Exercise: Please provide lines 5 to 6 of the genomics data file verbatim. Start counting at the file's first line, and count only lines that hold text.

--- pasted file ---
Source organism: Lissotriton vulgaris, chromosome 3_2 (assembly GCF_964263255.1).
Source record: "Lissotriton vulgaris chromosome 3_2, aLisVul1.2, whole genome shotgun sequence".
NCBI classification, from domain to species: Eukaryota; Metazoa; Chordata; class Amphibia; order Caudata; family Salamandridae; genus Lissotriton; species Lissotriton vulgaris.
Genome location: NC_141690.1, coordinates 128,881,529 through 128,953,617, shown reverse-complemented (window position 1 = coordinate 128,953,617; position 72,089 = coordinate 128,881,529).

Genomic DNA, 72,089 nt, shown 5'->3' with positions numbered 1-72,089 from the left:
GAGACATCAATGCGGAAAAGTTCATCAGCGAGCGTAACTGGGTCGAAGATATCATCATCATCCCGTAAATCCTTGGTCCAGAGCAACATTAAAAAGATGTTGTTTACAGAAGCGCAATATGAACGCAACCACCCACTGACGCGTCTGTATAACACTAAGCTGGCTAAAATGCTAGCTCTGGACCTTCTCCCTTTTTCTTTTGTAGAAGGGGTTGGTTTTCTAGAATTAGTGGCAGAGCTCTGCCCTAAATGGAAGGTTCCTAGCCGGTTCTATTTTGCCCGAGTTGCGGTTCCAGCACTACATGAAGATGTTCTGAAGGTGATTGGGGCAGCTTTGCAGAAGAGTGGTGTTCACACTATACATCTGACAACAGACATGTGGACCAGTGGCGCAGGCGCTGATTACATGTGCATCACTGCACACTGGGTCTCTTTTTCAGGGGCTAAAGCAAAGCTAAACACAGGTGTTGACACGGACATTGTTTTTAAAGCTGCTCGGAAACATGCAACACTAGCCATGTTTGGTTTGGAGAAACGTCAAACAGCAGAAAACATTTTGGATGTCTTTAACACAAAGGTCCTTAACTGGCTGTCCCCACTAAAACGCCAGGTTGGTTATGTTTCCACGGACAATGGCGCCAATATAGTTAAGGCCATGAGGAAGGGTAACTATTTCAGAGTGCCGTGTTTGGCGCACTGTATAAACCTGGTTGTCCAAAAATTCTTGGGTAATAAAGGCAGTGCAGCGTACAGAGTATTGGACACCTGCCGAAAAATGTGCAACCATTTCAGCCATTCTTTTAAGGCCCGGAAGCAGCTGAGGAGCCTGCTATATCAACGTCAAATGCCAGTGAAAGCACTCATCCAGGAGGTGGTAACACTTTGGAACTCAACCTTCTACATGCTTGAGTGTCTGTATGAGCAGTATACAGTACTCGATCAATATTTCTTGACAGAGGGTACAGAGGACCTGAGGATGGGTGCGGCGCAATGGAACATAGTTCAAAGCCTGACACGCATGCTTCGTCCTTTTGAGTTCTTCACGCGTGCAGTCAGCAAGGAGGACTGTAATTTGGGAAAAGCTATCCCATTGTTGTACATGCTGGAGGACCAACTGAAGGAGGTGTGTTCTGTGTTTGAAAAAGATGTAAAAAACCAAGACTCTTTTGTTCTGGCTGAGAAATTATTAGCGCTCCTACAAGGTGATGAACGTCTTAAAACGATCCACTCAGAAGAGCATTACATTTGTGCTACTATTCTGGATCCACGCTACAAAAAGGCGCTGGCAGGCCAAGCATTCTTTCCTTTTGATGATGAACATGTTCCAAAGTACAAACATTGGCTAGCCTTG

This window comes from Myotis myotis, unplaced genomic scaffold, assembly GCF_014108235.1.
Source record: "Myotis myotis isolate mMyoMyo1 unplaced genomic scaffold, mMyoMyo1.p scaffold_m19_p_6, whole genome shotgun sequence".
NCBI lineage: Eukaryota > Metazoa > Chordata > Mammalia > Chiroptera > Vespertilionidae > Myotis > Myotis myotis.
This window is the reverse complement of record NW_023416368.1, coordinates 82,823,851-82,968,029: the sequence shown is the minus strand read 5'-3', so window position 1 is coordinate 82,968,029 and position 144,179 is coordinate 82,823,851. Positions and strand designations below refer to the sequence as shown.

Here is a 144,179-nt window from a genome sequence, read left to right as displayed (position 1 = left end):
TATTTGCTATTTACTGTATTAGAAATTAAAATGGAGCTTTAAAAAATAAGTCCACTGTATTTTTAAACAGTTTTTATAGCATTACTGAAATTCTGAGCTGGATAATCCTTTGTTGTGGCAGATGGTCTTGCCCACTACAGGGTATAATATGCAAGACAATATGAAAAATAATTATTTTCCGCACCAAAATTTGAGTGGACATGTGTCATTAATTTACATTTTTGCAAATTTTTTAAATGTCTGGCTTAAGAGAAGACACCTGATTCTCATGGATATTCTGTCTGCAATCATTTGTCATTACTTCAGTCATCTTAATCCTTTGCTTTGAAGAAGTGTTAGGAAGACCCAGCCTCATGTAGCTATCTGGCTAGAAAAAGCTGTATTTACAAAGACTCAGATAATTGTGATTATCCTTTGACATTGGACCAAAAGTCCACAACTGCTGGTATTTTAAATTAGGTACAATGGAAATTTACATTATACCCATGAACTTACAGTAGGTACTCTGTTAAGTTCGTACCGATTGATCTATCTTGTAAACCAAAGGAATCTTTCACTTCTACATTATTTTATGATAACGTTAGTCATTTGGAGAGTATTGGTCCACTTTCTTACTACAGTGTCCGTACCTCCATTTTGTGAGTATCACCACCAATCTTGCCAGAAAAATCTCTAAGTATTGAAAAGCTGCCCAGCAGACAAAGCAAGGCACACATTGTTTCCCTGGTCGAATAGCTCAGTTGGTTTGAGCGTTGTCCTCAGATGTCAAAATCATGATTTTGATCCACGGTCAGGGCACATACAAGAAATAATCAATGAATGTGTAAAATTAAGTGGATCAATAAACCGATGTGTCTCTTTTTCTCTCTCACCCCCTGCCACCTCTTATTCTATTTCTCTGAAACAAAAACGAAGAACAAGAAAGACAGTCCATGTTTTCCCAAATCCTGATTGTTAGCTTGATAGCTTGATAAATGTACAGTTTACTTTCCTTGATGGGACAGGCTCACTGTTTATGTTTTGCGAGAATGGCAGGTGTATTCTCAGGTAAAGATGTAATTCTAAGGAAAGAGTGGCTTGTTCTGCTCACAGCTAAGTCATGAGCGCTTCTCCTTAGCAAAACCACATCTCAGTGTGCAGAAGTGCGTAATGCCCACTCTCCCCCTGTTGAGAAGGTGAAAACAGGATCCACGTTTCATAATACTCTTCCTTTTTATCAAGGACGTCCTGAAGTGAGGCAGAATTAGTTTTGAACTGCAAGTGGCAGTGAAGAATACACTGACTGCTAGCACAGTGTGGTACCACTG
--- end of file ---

Genomic DNA, 72,089 nt, shown 5'->3' with positions numbered 1-72,089 from the left:
GAGACATCAATGCGGAAAAGTTCATCAGCGAGCGTAACTGGGTCGAAGATATCATCATCATCCCGTAAATCCTTGGTCCAGAGCAACATTAAAAAGATGTTGTTTACAGAAGCGCAATATGAACGCAACCACCCACTGACGCGTCTGTATAACACTAAGCTGGCTAAAATGCTAGCTCTGGACCTTCTCCCTTTTTCTTTTGTAGAAGGGGTTGGTTTTCTAGAATTAGTGGCAGAGCTCTGCCCTAAATGGAAGGTTCCTAGCCGGTTCTATTTTGCCCGAGTTGCGGTTCCAGCACTACATGAAGATGTTCTGAAGGTGATTGGGGCAGCTTTGCAGAAGAGTGGTGTTCACACTATACATCTGACAACAGACATGTGGACCAGTGGCGCAGGCGCTGATTACATGTGCATCACTGCACACTGGGTCTCTTTTTCAGGGGCTAAAGCAAAGCTAAACACAGGTGTTGACACGGACATTGTTTTTAAAGCTGCTCGGAAACATGCAACACTAGCCATGTTTGGTTTGGAGAAACGTCAAACAGCAGAAAACATTTTGGATGTCTTTAACACAAAGGTCCTTAACTGGCTGTCCCCACTAAAACGCCAGGTTGGTTATGTTTCCACGGACAATGGCGCCAATATAGTTAAGGCCATGAGGAAGGGTAACTATTTCAGAGTGCCGTGTTTGGCGCACTGTATAAACCTGGTTGTCCAAAAATTCTTGGGTAATAAAGGCAGTGCAGCGTACAGAGTATTGGACACCTGCCGAAAAATGTGCAACCATTTCAGCCATTCTTTTAAGGCCCGGAAGCAGCTGAGGAGCCTGCTATATCAACGTCAAATGCCAGTGAAAGCACTCATCCAGGAGGTGGTAACACTTTGGAACTCAACCTTCTACATGCTTGAGTGTCTGTATGAGCAGTATACAGTACTCGATCAATATTTCTTGACAGAGGGTACAGAGGACCTGAGGATGGGTGCGGCGCAATGGAACATAGTTCAAAGCCTGACACGCATGCTTCGTCCTTTTGAGTTCTTCACGCGTGCAGTCAGCAAGGAGGACTGTAATTTGGGAAAAGCTATCCCATTGTTGTACATGCTGGAGGACCAACTGAAGGAGGTGTGTTCTGTGTTTGAAAAAGATGTAAAAAACCAAGACTCTTTTGTTCTGGCTGAGAAATTATTAGCGCTCCTACAAGGTGATGAACGTCTTAAAACGATCCACTCAGAAGAGCATTACATTTGTGCTACTATTCTGGATCCACGCTACAAAAAGGCGCTGGCAGGCCAAGCATTCTTTCCTTTTGATGATGAACATGTTCCAAAGTACAAACATTGGCTAGCCTTG